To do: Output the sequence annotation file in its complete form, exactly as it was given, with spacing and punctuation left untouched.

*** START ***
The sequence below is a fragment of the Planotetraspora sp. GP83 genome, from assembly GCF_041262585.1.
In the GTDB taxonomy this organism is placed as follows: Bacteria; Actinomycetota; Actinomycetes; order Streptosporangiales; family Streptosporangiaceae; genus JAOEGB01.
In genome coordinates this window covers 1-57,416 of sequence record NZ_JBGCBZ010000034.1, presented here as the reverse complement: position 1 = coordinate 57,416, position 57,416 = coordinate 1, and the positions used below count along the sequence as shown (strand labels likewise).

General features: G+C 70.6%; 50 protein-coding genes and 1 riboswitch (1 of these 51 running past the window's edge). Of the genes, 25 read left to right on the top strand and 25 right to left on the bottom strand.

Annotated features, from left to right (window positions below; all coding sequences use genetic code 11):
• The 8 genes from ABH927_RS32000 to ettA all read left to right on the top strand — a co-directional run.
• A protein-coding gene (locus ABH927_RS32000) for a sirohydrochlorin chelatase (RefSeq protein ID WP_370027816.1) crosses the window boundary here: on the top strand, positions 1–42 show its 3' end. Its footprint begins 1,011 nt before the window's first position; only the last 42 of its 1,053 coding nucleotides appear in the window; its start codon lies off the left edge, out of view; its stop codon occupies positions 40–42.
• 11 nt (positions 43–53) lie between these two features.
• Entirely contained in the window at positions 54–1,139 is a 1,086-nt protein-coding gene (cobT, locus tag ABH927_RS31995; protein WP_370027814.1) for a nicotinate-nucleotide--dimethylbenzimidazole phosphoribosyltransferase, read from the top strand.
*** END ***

The sequence below is a fragment of the Planotetraspora sp. GP83 genome, from assembly GCF_041262585.1.
In the GTDB taxonomy this organism is placed as follows: Bacteria; Actinomycetota; Actinomycetes; order Streptosporangiales; family Streptosporangiaceae; genus JAOEGB01.
In genome coordinates this window covers 1-57,416 of sequence record NZ_JBGCBZ010000034.1, presented here as the reverse complement: position 1 = coordinate 57,416, position 57,416 = coordinate 1, and the positions used below count along the sequence as shown (strand labels likewise).

General features: G+C 70.6%; 50 protein-coding genes and 1 riboswitch (1 of these 51 running past the window's edge). Of the genes, 25 read left to right on the top strand and 25 right to left on the bottom strand.

Annotated features, from left to right (window positions below; all coding sequences use genetic code 11):
• The 8 genes from ABH927_RS32000 to ettA all read left to right on the top strand — a co-directional run.
• A protein-coding gene (locus ABH927_RS32000) for a sirohydrochlorin chelatase (RefSeq protein ID WP_370027816.1) crosses the window boundary here: on the top strand, positions 1–42 show its 3' end. Its footprint begins 1,011 nt before the window's first position; only the last 42 of its 1,053 coding nucleotides appear in the window; its start codon lies off the left edge, out of view; its stop codon occupies positions 40–42.
• 11 nt (positions 43–53) lie between these two features.
• Entirely contained in the window at positions 54–1,139 is a 1,086-nt protein-coding gene (cobT, locus tag ABH927_RS31995; protein WP_370027814.1) for a nicotinate-nucleotide--dimethylbenzimidazole phosphoribosyltransferase, read from the top strand.